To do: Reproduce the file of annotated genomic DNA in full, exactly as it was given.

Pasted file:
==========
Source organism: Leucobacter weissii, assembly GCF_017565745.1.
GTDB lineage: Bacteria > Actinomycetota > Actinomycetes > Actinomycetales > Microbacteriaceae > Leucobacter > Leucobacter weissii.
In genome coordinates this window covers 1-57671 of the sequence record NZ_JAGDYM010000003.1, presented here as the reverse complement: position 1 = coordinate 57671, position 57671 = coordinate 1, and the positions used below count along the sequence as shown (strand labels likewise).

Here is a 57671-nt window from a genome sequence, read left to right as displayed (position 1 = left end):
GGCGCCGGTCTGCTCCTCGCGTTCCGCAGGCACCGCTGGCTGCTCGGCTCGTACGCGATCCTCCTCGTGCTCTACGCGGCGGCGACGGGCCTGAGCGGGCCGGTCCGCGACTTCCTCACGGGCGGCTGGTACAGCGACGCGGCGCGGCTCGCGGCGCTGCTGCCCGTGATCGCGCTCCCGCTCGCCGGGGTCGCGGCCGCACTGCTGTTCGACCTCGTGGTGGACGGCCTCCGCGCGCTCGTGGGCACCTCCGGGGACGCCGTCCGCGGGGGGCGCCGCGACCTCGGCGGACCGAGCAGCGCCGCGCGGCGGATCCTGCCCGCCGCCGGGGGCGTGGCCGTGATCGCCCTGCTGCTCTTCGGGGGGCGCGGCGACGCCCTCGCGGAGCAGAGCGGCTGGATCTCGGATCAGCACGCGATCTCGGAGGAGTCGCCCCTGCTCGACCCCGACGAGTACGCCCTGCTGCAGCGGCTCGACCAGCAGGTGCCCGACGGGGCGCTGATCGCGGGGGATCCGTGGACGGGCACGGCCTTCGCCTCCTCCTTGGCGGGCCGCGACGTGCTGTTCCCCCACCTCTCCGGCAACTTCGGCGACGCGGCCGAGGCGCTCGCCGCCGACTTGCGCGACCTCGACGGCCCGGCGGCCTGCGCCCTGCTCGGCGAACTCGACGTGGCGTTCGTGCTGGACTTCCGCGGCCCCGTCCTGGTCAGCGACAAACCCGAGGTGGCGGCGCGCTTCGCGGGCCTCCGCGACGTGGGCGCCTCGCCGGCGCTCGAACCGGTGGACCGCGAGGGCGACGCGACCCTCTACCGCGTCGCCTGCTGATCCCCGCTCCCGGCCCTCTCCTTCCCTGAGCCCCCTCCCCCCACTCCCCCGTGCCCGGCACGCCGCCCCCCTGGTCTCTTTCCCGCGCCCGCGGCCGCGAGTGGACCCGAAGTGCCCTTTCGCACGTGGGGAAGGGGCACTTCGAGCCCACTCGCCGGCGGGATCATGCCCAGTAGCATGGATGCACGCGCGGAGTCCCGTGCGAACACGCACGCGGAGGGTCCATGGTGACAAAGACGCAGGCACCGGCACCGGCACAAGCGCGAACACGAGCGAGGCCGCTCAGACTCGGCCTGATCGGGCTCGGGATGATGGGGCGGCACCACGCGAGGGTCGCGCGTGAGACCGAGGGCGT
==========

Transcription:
Source organism: Leucobacter weissii, assembly GCF_017565745.1.
GTDB lineage: Bacteria > Actinomycetota > Actinomycetes > Actinomycetales > Microbacteriaceae > Leucobacter > Leucobacter weissii.
In genome coordinates this window covers 1-57671 of the sequence record NZ_JAGDYM010000003.1, presented here as the reverse complement: position 1 = coordinate 57671, position 57671 = coordinate 1, and the positions used below count along the sequence as shown (strand labels likewise).

Here is a 57671-nt window from a genome sequence, read left to right as displayed (position 1 = left end):
GGCGCCGGTCTGCTCCTCGCGTTCCGCAGGCACCGCTGGCTGCTCGGCTCGTACGCGATCCTCCTCGTGCTCTACGCGGCGGCGACGGGCCTGAGCGGGCCGGTCCGCGACTTCCTCACGGGCGGCTGGTACAGCGACGCGGCGCGGCTCGCGGCGCTGCTGCCCGTGATCGCGCTCCCGCTCGCCGGGGTCGCGGCCGCACTGCTGTTCGACCTCGTGGTGGACGGCCTCCGCGCGCTCGTGGGCACCTCCGGGGACGCCGTCCGCGGGGGGCGCCGCGACCTCGGCGGACCGAGCAGCGCCGCGCGGCGGATCCTGCCCGCCGCCGGGGGCGTGGCCGTGATCGCCCTGCTGCTCTTCGGGGGGCGCGGCGACGCCCTCGCGGAGCAGAGCGGCTGGATCTCGGATCAGCACGCGATCTCGGAGGAGTCGCCCCTGCTCGACCCCGACGAGTACGCCCTGCTGCAGCGGCTCGACCAGCAGGTGCCCGACGGGGCGCTGATCGCGGGGGATCCGTGGACGGGCACGGCCTTCGCCTCCTCCTTGGCGGGCCGCGACGTGCTGTTCCCCCACCTCTCCGGCAACTTCGGCGACGCGGCCGAGGCGCTCGCCGCCGACTTGCGCGACCTCGACGGCCCGGCGGCCTGCGCCCTGCTCGGCGAACTCGACGTGGCGTTCGTGCTGGACTTCCGCGGCCCCGTCCTGGTCAGCGACAAACCCGAGGTGGCGGCGCGCTTCGCGGGCCTCCGCGACGTGGGCGCCTCGCCGGCGCTCGAACCGGTGGACCGCGAGGGCGACGCGACCCTCTACCGCGTCGCCTGCTGATCCCCGCTCCCGGCCCTCTCCTTCCCTGAGCCCCCTCCCCCCACTCCCCCGTGCCCGGCACGCCGCCCCCCTGGTCTCTTTCCCGCGCCCGCGGCCGCGAGTGGACCCGAAGTGCCCTTTCGCACGTGGGGAAGGGGCACTTCGAGCCCACTCGCCGGCGGGATCATGCCCAGTAGCATGGATGCACGCGCGGAGTCCCGTGCGAACACGCACGCGGAGGGTCCATGGTGACAAAGACGCAGGCACCGGCACCGGCACAAGCGCGAACACGAGCGAGGCCGCTCAGACTCGGCCTGATCGGGCTCGGGATGATGGGGCGGCACCACGCGAGGGTCGCGCGTGAGACCGAGGGCGT